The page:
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Valentine's Day - and Always

Every day is a day of love.

Posted: February 11, 2008 12:52 p.m.
Updated: April 13, 2008 2:03 a.m.
 
As we approach Valentine's Day, it seems appropriate to look at the kind of "romance" that keeps couples together for 40 to 50 years and more.

Cooksons: Al and Ann Cookson were married in 1949 in Glendale. They raised four boys and now have six grandchildren. They have lived in the Santa Clarita Valley for 10 years. During their marriage, among other things, Al was a lathing contractor and Ann worked in the Pierce College cafeteria.
He said these days he enjoys computers and she enjoys housework and their grandchildren. (Though you notice she didn't say the part about housework.)
With their anniversary coming up on Feb. 26, they know their boys will give them a big party, as always, and the whole family will come, since they all live nearby.
Al Cookson said that, because their anniversary falls so close to Valentine's Day, the holiday has never been that important to them.
"Our anniversary takes precedence."
He said the couple met while he was working for Bendix in North Hollywood. A mutual friend introduced them.
"Our first date was in Newhall, at the French Village on San Fernando Road (a club)," he said. "There is a used car lot and marble place there now."
When asked for advice on how to keep happily married so long, Cookson said he wouldn't have any advice for that. "We get along good. We love each other. That's our way of staying together," he said.
Spanas: Henry "Hank" and Dorothy Spana were married in New Kensington, Pa., in 1953. The have lived in the SCV since 1960.
"We bought in the first development here, North Oaks," she said.
She said their first date was going out walking, "more or less."
Over the years they both had long careers with ITT General Controls, and they have one daughter, three grandchildren and one great-grandchild.
Currently, they are both dedicated volunteers at the SCV Senior Center. They travel a lot and enjoy Indian casinos.
Dorothy Spana said that one of the good things about being married so long is that, after your 25th anniversary, the presents get better - silver and gold.
When it comes to Valentine's Day, she said they both have a sweet tooth. "We more or less buy each other little things. We're chocolate nuts. It's easy to buy for us."
Her advice for a long, happy marriage was to "give and take on everything."
"You can't have too many squabbles. As the years go by, we don't have anything to squabble about," she said.
Yantis: Earl and Donna Yantis will have their 40th anniversary soon. They were married in 1968 in Sepulveda and have lived in the SCV since 1970. Her career was as a special education teacher for the Los Angeles Unified School District. He was "in the grocery business for 42 years."
The Yantis have seven children, 11 grandchildren and three great-grandchildren. She used to volunteer with the Senior Center's Home-delivered Meals program and is currently part of the Senior Center's Advisory Council. She also teaches line dancing three days a week.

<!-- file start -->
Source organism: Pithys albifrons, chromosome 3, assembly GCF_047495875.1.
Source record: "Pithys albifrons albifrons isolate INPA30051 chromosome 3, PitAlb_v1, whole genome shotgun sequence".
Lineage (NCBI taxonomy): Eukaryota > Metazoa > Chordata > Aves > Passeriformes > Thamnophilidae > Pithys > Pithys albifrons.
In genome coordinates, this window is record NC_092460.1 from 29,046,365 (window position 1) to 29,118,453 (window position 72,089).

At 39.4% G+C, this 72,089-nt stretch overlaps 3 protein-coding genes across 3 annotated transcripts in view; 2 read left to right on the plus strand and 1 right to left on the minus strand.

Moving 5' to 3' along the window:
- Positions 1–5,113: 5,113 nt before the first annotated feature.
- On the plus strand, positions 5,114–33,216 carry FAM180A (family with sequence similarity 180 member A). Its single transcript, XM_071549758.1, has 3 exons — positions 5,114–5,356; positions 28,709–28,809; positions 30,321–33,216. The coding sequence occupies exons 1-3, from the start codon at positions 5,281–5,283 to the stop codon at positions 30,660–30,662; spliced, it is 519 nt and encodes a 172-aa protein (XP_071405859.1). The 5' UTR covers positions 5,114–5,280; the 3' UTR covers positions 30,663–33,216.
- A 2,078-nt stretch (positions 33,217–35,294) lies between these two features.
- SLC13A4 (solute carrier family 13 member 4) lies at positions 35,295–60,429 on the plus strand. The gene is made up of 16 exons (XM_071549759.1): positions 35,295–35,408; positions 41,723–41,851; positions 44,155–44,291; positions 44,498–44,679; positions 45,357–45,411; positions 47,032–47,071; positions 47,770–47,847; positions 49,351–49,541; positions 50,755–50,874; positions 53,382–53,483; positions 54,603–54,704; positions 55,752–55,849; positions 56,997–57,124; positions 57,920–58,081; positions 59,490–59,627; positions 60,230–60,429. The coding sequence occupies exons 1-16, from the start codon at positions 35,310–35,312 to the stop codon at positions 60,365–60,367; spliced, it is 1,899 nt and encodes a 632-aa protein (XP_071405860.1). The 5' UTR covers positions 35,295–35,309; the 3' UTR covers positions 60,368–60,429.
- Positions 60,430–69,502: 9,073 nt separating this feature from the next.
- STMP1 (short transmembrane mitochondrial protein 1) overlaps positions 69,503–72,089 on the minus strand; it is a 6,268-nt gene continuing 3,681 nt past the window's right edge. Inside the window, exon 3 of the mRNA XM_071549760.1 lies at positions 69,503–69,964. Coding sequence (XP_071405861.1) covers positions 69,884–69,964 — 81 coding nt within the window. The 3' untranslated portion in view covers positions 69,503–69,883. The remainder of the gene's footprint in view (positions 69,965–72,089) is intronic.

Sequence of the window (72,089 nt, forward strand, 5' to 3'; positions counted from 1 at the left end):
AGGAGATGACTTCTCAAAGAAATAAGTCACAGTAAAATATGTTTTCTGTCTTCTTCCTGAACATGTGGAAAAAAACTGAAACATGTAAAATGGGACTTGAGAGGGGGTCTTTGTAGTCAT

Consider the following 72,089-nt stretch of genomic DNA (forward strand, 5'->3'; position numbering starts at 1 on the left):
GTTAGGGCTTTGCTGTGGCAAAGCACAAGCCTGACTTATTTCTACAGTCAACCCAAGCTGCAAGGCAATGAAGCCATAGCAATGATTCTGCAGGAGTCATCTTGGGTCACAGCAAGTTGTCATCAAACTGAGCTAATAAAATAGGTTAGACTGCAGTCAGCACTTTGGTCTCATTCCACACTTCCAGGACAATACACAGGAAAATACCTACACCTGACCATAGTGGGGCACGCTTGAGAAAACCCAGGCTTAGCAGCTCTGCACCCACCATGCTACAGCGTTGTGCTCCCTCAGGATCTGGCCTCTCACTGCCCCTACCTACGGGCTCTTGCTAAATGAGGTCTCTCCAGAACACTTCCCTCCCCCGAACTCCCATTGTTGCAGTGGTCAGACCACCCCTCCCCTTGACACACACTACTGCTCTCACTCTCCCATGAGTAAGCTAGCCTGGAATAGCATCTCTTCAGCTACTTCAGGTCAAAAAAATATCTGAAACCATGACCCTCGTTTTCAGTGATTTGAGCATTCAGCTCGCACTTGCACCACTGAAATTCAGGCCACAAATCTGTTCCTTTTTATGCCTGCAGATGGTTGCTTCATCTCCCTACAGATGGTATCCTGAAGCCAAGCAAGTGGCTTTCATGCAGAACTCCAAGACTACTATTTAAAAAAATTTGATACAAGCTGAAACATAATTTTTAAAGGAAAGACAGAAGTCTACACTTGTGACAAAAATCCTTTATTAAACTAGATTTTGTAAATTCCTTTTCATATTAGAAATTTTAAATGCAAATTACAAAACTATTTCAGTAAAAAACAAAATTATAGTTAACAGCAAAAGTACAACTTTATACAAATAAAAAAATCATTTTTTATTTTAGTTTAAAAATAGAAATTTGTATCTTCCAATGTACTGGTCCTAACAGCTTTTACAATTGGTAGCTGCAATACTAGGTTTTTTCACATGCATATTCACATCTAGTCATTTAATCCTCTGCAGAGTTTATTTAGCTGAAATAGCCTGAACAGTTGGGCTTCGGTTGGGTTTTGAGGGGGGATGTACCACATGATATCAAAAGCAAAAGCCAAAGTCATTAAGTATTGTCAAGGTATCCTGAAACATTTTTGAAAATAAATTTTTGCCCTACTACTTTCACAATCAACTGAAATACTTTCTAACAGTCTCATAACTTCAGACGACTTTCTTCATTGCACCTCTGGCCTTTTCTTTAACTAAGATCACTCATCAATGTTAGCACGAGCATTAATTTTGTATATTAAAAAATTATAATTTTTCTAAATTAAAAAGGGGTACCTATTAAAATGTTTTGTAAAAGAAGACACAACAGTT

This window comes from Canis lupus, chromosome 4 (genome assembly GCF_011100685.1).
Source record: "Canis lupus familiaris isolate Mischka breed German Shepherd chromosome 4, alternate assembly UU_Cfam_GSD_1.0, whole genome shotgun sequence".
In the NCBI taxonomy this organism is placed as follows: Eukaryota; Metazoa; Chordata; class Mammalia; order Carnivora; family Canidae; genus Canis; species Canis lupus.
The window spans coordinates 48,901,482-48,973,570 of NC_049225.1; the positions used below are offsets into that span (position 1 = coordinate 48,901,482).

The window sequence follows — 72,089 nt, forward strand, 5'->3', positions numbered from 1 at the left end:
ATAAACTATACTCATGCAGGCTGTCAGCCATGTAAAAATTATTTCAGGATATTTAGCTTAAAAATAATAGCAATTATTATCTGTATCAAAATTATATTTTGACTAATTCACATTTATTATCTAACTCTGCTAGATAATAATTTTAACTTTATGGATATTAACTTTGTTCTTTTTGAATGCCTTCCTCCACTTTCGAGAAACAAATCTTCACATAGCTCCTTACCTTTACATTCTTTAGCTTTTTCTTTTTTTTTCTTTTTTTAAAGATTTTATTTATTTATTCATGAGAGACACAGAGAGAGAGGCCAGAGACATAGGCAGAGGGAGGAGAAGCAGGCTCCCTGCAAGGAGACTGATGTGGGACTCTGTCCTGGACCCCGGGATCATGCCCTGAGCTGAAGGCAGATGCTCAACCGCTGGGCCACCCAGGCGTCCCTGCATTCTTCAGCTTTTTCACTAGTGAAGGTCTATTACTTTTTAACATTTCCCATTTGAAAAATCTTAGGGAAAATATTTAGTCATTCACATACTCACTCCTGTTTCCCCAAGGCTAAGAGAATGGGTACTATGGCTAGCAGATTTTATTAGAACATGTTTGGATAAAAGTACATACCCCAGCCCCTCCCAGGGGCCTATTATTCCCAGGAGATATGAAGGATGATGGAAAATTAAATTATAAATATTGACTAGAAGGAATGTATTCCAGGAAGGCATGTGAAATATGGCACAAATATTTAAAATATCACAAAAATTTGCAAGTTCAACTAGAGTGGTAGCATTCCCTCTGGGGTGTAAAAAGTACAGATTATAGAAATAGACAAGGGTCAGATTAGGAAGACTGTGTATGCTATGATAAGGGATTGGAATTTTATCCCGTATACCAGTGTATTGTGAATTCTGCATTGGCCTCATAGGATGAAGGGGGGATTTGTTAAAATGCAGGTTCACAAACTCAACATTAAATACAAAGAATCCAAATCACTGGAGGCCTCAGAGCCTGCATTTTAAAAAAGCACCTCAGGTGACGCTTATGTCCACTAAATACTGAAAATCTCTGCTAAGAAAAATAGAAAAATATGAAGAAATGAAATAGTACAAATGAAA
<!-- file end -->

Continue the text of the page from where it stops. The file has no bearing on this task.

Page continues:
The Yantis enjoy travel around the U.S. and around the world. They've been to 104 countries and islands - "lots of cruises."
Earl Yantis said the couple met through his ex-wife, who had gone to high school with Donna Yantis.
Valentine's Day is not a particularly big deal to them.
"We celebrate year-round," Dorothy Yantis said, and their advice for a good marriage showed what she meant.
""We communicate, hold hands, kiss when we go past each other. You have to be good to each other," she said.
"The man should always be thinking of the way he treated her when they first met," he said. "I still open the door for her."
"I wait until he does. That way he can't forget to," she quipped.
"And I do all the cooking (since he retired)," he said.
"It's delicious," she said.
Sanchez: Luis and Silvia Sanchez will celebrate their 45th anniversary in April, and have lived in Canyon Country since 1973. They have five children and four grandchildren, with "one on the way."
Retiring last year, Luis Sanchez made his career in heating and air-conditioning, but also spent some time as a radio announcer and nearly became a professional soccer player when he was younger.
Currently, they are volunteer drivers for the Senior Center's Home-delivered meals program. They enjoy their family, and also go back and forth to a condo they have in Mazatlan.
Silvia Sanchez said her husband is very romantic, but he usually "doesn't bend to society's will" by making a big deal out of Valentine's Day. Instead, he just shows his appreciation for her with little gifts at random times.
But they do have a very special Valentine's Day-related memory. Years ago, he bought her a pair of hand-painted wooden figurines that were about one-and-a-half inches tall. Eventually, she lost one of the figurines - about the same time her husband was in a terrible traffic accident. Luis Sanchez was in the hospital and, for a time, his survival was in doubt. She stayed at his bedside for two nights. He did survive, but he lost a leg.
She relates the lost figurine to his lost leg, and still having the remaining figurine to him surviving. And whenever she looks at that figurine, she is grateful.


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